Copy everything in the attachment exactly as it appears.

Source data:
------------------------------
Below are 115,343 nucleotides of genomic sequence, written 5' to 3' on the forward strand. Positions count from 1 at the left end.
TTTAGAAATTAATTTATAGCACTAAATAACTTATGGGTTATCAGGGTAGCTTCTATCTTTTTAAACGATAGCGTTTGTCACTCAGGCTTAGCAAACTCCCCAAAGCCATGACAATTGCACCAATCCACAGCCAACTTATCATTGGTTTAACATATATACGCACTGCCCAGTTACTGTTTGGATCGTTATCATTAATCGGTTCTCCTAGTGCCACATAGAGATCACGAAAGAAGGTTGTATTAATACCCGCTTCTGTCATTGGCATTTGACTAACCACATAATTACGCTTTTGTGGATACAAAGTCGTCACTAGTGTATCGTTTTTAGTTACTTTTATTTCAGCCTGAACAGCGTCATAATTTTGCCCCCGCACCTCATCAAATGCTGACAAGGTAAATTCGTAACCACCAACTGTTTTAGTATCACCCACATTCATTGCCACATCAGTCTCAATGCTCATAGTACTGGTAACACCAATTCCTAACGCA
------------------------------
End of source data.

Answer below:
Below are 115,343 nucleotides of genomic sequence, written 5' to 3' on the forward strand. Positions count from 1 at the left end.
TTTAGAAATTAATTTATAGCACTAAATAACTTATGGGTTATCAGGGTAGCTTCTATCTTTTTAAACGATAGCGTTTGTCACTCAGGCTTAGCAAACTCCCCAAAGCCATGACAATTGCACCAATCCACAGCCAACTTATCATTGGTTTAACATATATACGCACTGCCCAGTTACTGTTTGGATCGTTATCATTAATCGGTTCTCCTAGTGCCACATAGAGATCACGAAAGAAGGTTGTATTAATACCCGCTTCTGTCATTGGCATTTGACTAACCACATAATTACGCTTTTGTGGATACAAAGTCGTCACTAGTGTATCGTTTTTAGTTACTTTTATTTCAGCCTGAACAGCGTCATAATTTTGCCCCCGCACCTCATCAAATGCTGACAAGGTAAATTCGTAACCACCAACTGTTTTAGTATCACCCACATTCATTGCCACATCAGTCTCAATGCTCATAGTACTGGTAACACCAATTCCTAACGCA